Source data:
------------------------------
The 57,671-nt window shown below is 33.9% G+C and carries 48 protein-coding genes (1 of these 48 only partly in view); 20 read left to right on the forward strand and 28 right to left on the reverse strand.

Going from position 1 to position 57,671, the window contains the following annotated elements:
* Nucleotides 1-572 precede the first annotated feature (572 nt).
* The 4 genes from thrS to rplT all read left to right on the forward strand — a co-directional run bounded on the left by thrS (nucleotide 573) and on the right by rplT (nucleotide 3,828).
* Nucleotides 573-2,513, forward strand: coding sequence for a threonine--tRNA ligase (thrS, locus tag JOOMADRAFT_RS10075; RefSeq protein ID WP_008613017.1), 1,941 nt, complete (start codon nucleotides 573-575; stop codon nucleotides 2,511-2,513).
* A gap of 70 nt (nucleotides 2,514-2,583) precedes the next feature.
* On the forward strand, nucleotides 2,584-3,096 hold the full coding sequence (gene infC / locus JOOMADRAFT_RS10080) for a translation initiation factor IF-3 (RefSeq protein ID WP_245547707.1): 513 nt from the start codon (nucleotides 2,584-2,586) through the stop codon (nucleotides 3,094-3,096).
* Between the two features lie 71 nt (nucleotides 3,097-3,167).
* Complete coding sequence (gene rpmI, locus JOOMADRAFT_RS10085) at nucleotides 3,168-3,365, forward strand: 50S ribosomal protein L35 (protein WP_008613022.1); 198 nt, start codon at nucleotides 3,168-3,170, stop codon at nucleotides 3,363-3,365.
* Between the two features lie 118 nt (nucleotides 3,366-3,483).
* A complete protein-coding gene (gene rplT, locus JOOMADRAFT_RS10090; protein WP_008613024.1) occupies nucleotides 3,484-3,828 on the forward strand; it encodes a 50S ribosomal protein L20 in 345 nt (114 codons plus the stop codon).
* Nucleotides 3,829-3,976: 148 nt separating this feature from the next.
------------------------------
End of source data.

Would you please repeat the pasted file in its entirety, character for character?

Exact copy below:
The 57,671-nt window shown below is 33.9% G+C and carries 48 protein-coding genes (1 of these 48 only partly in view); 20 read left to right on the forward strand and 28 right to left on the reverse strand.

Going from position 1 to position 57,671, the window contains the following annotated elements:
* Nucleotides 1-572 precede the first annotated feature (572 nt).
* The 4 genes from thrS to rplT all read left to right on the forward strand — a co-directional run bounded on the left by thrS (nucleotide 573) and on the right by rplT (nucleotide 3,828).
* Nucleotides 573-2,513, forward strand: coding sequence for a threonine--tRNA ligase (thrS, locus tag JOOMADRAFT_RS10075; RefSeq protein ID WP_008613017.1), 1,941 nt, complete (start codon nucleotides 573-575; stop codon nucleotides 2,511-2,513).
* A gap of 70 nt (nucleotides 2,514-2,583) precedes the next feature.
* On the forward strand, nucleotides 2,584-3,096 hold the full coding sequence (gene infC / locus JOOMADRAFT_RS10080) for a translation initiation factor IF-3 (RefSeq protein ID WP_245547707.1): 513 nt from the start codon (nucleotides 2,584-2,586) through the stop codon (nucleotides 3,094-3,096).
* Between the two features lie 71 nt (nucleotides 3,097-3,167).
* Complete coding sequence (gene rpmI, locus JOOMADRAFT_RS10085) at nucleotides 3,168-3,365, forward strand: 50S ribosomal protein L35 (protein WP_008613022.1); 198 nt, start codon at nucleotides 3,168-3,170, stop codon at nucleotides 3,363-3,365.
* Between the two features lie 118 nt (nucleotides 3,366-3,483).
* A complete protein-coding gene (gene rplT, locus JOOMADRAFT_RS10090; protein WP_008613024.1) occupies nucleotides 3,484-3,828 on the forward strand; it encodes a 50S ribosomal protein L20 in 345 nt (114 codons plus the stop codon).
* Nucleotides 3,829-3,976: 148 nt separating this feature from the next.